Cadbury Schweppes has held talks with Ruth Kelly, the Education Secretary, about a possible role in running schools - as the Government prepares to ban chocolate from colleges.
The firm, which employs 3,000 people at the Cadbury chocolate factory in Bournville, Birmingham, met Ms Kelly at her invitation, earlier this week.
The Government plans to create a new category of school called trust schools, which will be managed by private-sector organisations including charities, religious groups or businesses.
Computer giant Microsoft and consultants KPMG took part in public talks with Ms Kelly and Tony Blair on Monday, but it has emerged that a number of companies including Cadbury Schweppes held private discussions at the same time.
Severn Trent Water has apologised to customers after "deliberately miscalculated or poorly supported" data inflated bills by #42 million.
The utility, which serves eight million customers in the UK, is already in the process of refunding households but is now likely to find itself punished with a further cap on its previously agreed price rises.
Ofwat reprimanded Severn Trent in an interim report after income data submitted to the regulator for a price review covering the period 2005 to 2010 turned out to be incorrect.
The final penalty will only be known once an ongoing investigation by the Serious Fraud Office into reliability of leakage data is known.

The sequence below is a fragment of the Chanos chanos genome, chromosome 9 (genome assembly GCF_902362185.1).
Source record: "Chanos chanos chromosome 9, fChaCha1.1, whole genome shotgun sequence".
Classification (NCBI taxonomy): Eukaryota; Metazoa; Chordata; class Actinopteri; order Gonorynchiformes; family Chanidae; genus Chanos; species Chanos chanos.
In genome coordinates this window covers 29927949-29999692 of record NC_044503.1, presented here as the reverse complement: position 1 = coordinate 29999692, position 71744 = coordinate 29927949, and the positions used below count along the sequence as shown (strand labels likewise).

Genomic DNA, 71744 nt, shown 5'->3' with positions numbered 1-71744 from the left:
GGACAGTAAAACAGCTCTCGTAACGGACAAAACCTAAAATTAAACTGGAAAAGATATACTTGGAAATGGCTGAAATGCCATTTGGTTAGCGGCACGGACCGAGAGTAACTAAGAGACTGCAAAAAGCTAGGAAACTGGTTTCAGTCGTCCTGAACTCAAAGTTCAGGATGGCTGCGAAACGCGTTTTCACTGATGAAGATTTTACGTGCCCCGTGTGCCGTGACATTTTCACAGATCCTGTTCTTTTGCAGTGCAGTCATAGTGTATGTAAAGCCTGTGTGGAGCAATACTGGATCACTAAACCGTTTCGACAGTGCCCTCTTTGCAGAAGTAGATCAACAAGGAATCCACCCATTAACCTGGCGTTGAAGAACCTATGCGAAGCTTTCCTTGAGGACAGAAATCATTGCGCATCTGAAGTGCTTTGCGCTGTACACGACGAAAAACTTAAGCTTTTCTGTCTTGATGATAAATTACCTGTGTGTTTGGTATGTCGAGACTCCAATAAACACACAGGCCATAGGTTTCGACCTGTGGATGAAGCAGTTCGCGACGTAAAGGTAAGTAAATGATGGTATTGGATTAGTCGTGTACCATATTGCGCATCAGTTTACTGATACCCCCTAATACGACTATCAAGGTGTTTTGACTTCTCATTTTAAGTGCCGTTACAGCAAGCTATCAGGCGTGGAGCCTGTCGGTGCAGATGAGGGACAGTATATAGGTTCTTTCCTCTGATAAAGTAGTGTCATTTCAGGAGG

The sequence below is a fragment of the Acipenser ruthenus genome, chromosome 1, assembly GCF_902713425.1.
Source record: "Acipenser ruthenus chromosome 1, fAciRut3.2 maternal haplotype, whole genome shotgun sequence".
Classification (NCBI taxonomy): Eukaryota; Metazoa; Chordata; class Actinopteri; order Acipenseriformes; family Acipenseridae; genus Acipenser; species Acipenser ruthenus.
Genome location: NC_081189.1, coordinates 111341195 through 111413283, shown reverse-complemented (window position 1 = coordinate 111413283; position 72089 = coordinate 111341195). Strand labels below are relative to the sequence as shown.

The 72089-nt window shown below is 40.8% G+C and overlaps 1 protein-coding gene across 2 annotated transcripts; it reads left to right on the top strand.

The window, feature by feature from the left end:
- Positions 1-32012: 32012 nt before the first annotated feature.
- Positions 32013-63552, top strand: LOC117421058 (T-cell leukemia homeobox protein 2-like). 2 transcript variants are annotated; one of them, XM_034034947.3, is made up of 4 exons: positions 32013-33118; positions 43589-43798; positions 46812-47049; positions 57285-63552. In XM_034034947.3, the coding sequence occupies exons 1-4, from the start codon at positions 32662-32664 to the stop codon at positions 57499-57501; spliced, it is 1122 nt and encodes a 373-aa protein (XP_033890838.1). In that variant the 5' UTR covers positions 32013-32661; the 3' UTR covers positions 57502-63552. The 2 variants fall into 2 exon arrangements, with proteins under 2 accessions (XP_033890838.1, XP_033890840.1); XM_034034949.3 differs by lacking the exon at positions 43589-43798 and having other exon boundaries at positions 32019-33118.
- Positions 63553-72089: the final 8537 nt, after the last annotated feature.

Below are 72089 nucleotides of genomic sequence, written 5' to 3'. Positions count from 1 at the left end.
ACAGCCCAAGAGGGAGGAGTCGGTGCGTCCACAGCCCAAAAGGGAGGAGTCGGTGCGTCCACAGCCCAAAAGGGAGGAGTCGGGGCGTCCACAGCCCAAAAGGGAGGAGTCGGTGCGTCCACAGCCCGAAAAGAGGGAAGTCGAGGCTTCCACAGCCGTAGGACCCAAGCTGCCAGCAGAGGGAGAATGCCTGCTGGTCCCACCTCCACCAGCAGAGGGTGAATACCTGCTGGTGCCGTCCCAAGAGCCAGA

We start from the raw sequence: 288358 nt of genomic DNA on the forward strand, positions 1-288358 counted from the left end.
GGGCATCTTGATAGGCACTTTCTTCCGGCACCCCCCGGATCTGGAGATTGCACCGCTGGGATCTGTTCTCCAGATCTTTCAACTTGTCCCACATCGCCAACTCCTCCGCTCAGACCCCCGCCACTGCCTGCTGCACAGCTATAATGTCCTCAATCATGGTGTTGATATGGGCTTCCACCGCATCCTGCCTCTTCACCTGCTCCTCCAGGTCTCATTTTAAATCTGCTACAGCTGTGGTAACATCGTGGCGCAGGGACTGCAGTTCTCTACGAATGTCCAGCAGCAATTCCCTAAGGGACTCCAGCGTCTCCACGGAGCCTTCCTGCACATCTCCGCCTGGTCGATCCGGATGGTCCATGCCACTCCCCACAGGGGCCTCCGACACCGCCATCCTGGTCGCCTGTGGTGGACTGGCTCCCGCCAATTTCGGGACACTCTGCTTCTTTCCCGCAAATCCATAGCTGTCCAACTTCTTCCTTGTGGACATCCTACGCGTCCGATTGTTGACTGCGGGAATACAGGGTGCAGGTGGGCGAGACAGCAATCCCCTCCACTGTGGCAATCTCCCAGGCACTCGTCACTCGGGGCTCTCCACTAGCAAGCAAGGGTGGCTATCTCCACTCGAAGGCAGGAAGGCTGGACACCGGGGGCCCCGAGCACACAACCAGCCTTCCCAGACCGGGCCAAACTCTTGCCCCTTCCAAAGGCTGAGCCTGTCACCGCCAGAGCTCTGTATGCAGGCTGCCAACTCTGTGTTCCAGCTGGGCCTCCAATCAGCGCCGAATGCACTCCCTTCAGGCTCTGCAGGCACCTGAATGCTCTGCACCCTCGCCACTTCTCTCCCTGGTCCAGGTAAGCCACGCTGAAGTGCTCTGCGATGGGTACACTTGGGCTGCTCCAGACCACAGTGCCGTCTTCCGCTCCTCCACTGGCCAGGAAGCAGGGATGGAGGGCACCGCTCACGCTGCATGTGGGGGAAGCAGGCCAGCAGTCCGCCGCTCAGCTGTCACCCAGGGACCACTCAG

A charity which has spent more than ten years helping homeless people across the country has revealed it can no longer survive and will be forced to close in less than two months.
Staff at the National Rent Deposit Forum (NRDF), which is based in Birmingham but works across England, have been forced to bring an end to their services after failing to secure further funding.
Set up in 1995 the NRDF has built up a strong nationwide network of over 250 members and remains to date the only organisation that provides specialised support and advice to rent deposit schemes.
Over the last ten years the NRDF has advised thousands of clients, supported hundreds of successful schemes, provided tailored training to housing workers and campaigned on housing issues on behalf of members.
Civic and business leaders have joined forces to debate a vision to turn Birmingham into a world-class city.
More than 150 representatives from the commercial, industrial and political world gathered at the International Convention Centre to discuss how to boost regeneration and roll out successful city centre redevelopment to the rest of Birmingham.
The gathering set an aim of promoting Birmingham into the top tier of world cities by 2026, behind London, Paris, New York, Sydney and Tokyo.
The Summit for the Future, organised by the city council, aimed to signal a new united approach by local government and the private sector, working together for the common good.
Read more on these stories in Wednesday's Birmingham Post